Chatham House

The first confirmed mention of the school arises in 1797 as under Dr. William Humble’s care. However, it is distinctly possible that the school had been running for a period prior to that date. There is evidence of the school being situated at No.5 Chatham Street (then called Love Lane) in a premises that was previously a barracks under the ownership of the Townley family estate. This was then taken over by Thomas Whitehead in 1817 and he continued the name of Chatham House when the premises became available. At this time the students had a very different working day to now. Day-boys had to be at school at 5.40am, and were not allowed to go home till 8.20pm, after prayers.

Thomas was succeeded by his son Alfred in 1854, who was then the curate at Saint George’s church, with one of his main introductions being that of the steel pens into the school, which was considered, by both the masters and boys, to be a very serious innovation.

Upon his elevation to becoming vicar of St.Peter’s, Alfred was succeeded as headmaster by Reverend Thomas Stantial in 1864, who in turn was succeeded upon his retirement in 1874 by Reverend Edward Gripper Banks. Under the guidance of ‘Gripper’ Banks the school underwent huge changes, with Rugby football being introduced and Chemistry labs built.  The reputation of the school continued to expand and in 1879 the foundation stone for the current ‘red brick’ building was laid, which was then completed in 1882.  In 1884 the school grounds were greatly expanded with the purchase, from the Townley Castle Estate, of the seventeen acres adjoining. This established the general shape and grounds of the modern day site. In 1890 Hockey was introduced as a regular school game for the ‘lent’ term.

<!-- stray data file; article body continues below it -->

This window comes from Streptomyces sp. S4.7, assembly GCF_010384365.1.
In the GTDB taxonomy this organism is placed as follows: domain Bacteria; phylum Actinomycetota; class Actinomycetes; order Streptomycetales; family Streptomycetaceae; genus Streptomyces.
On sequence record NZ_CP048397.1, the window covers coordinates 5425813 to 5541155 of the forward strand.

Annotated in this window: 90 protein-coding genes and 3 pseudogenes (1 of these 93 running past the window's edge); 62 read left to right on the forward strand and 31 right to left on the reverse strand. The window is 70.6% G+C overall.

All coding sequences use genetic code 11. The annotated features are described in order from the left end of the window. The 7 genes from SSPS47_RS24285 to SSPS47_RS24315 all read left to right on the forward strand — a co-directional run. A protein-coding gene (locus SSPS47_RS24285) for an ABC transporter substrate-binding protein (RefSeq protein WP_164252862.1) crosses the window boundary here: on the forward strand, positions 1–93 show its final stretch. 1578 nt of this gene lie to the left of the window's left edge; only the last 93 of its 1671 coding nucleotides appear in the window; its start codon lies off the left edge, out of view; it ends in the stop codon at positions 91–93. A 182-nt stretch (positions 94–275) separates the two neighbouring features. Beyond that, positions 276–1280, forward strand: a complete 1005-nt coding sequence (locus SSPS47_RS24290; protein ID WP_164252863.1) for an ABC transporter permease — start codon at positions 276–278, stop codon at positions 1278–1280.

In 1895 Dr. Banks (as he had become a Doctor of Divinity in 1890) was succeeded by his assistant of ten years Thomas Lace. shortly after, in 1898 Mr Lace retired and was replaced for a short time by Reverend Frederick Tracey, who was in turn succeeded by Arthur Hendry in 1900. Mr Hendry had been a pupil at Chatham House, and took the step of purchasing the freehold of the school property from Dr Banks. This enabled Mr Hendry to make considerable ‘improvements’ to the accommodation of a number of years, with electric light being installed in 1902 and all of the dormitory rooms being fitted with hot and cold water in 1904.

The school’s history is entwined with that of the ‘Ramsgate County School’ which was based on the site that is now Clarendon House. Much of the archive record that we have is of the County school, and as it did eventually take on the mantle of Chatham House we have included it within this site.